By Judy Fisher
The dangers of liberals who deny and perpetuate racism have been a popular topic of discussion recently, in part due to Jordan Peele’s new horror film Get Out. The film focuses on the widely-believed, modern myth of the elimination of racism, which can be attributed to, among other things, the rise of implicit, subtle racism, coupled with the idea of “progress” being defined in a linear, forward-moving framework. As described by Rosalind Delmar, “The present is treated as the culmination of the past and as relatively ‘advanced’ compared to that past.” (28) This construction of progress is exemplified in the perspectives of white people who consider the racism of 100 years ago as decidedly ‘worse’ than today’s manifestations of racism.
Interestingly enough, Peele was partially influenced by Bryan Forbes’ 1975 film The Stepford Wives, based on a novel by Ira Levin, which has been critiqued for its narrow focus on white suburbia without acknowledging aspects of race, sexuality, class, and so on. In The Stepford Wives there is mention of a black family moving into their suburban neighborhood and how that is natural because of how “liberal” they are despite the lack of diversity. There is also a short depiction of this normative heterosexual black couple in the grocery store at the end of the film. From the perspective of marginalized people this is a sad attempt at including black people to seem more progressive. As described by Charlotte Bunch on the lesbian experience within heterosexual spaces, “Since unity and coalition seem necessary, the question for me is unity on what terms? To unify… requires more than token reference to queers” (222). Here Bunch advocates for the hearty inclusion of marginalized voices in dialogues about liberation, without which, she warns, everyday bigotry is more easily perpetuated.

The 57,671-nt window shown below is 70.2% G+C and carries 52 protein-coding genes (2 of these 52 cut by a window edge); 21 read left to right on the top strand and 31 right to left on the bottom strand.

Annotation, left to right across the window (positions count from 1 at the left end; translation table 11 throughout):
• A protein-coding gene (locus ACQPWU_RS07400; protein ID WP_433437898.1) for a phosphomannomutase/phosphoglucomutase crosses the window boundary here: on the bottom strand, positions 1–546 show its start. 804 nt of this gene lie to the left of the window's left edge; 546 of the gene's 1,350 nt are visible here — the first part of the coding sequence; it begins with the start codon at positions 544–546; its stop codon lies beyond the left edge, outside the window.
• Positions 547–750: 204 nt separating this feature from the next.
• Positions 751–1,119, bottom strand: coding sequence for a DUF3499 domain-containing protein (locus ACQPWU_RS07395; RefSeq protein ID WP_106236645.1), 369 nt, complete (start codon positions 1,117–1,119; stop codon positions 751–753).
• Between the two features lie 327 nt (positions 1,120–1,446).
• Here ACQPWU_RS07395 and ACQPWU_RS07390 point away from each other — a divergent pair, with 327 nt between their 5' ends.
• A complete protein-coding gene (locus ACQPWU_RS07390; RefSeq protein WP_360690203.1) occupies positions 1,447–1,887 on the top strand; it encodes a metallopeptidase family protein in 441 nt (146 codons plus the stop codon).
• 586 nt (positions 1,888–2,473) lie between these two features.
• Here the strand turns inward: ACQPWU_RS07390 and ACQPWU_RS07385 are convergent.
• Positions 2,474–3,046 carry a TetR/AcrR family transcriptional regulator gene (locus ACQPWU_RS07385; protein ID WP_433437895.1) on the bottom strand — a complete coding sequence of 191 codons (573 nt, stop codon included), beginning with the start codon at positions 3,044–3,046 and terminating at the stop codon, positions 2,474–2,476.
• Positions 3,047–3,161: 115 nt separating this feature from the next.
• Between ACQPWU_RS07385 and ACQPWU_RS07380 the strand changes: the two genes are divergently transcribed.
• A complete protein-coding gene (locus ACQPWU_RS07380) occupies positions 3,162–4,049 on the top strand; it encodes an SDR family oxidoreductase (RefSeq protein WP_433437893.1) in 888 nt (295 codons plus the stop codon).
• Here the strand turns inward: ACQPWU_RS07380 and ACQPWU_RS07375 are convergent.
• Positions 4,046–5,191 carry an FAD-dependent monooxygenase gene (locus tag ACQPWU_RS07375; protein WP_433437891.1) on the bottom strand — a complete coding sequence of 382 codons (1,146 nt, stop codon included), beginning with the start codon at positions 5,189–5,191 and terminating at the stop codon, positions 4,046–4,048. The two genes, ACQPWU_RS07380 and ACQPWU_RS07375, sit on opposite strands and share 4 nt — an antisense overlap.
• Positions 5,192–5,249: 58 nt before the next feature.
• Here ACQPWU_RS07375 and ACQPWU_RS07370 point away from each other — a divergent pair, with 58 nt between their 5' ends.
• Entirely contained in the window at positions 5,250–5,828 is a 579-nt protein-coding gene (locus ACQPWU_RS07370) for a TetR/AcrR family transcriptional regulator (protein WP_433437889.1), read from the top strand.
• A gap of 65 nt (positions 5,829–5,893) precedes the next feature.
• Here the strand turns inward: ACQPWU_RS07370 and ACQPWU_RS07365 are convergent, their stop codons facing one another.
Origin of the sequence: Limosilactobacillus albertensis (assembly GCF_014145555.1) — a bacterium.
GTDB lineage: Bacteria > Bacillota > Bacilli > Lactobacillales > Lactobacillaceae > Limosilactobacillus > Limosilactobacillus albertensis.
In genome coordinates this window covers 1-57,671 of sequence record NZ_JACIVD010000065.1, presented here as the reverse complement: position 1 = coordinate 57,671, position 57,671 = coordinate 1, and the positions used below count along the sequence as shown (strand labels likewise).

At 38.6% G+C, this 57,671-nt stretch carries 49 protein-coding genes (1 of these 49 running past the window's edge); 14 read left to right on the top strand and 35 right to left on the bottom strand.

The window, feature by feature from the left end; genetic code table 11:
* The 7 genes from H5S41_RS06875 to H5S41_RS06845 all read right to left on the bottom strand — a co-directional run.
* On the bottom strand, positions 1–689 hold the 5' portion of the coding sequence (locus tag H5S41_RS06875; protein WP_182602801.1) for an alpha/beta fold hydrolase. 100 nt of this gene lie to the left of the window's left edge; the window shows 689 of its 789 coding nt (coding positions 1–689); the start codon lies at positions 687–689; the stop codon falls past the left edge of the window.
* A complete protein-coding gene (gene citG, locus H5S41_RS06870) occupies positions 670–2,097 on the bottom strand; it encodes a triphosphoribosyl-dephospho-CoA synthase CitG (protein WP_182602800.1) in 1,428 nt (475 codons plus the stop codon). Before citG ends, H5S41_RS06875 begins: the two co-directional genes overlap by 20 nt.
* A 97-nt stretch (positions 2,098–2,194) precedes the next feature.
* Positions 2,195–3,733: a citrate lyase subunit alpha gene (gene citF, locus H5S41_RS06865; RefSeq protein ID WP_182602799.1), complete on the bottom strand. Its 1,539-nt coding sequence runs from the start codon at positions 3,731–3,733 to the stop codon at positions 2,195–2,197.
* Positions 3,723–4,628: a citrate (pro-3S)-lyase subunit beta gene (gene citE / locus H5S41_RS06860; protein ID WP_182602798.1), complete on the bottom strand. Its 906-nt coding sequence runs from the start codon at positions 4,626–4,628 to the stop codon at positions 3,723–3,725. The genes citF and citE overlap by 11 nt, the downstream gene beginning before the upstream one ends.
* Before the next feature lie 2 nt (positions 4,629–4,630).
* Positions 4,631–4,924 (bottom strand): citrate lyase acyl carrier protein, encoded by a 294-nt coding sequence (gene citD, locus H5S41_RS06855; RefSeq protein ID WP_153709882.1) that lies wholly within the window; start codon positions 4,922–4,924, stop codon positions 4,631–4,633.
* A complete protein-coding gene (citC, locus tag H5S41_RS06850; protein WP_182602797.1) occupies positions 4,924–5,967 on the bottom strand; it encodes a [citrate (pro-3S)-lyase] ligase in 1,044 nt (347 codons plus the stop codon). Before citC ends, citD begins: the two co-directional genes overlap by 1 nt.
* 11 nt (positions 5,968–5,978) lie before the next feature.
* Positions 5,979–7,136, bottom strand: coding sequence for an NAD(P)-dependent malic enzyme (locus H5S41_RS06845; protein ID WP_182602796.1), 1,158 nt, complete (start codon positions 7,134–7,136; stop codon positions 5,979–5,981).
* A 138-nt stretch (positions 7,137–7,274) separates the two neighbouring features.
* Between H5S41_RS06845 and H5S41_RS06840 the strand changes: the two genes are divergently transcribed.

This dialogue is one that Jordan Peele emphasizes in his film. During an interview with the New York Times, Peele stated:
The liberal elite who communicates that we’re not racist in any way is as much of the problem as anything else. This movie is about the lack of acknowledgment that racism exists. In the Trump era, it’s way more obvious extreme racism exists. But there are still a lot of people who think: We don’t have a racist bone in our bodies. We have to face the racism in ourselves.
This acknowledgement is specifically directed towards a liberal, white audience because they don’t see the way racism thrives in everyday life, for example in micro-aggressions, and because they benefit from white supremacy. Charlotte Bunch explains this through a parallel experience with heterosexuality: “Since lesbians are materially oppressed by heterosexuality daily, it is not surprising that we have seen and understood its impact first—not because we are more moral, but because our reality is different” (223). We need to acknowledge that violence and oppression can result from good intentions in the same way they do from bad intentions.
It is important that allies and liberal elites acknowledge their role in perpetuating violence, as acknowledged in Jordan Peele’s film. It is arguably even more important that marginalized people hold themselves and those within their communities accountable. As written by the Combahee River Collective, “We realize that the only people who care enough about us to work consistently for our liberation is us” (269). It is important for us to acknowledge the incredibly liberating things that we can do when we hold each other accountable. Simultaneously, we must be aware of the devastating things that humans can do to each other in a society. When asked what scared him the most in his interview with the New York Times, Peele stated, “Human beings. What people can do in conjunction with other people is exponentially worse than what they can do alone. Society is the scariest monster.”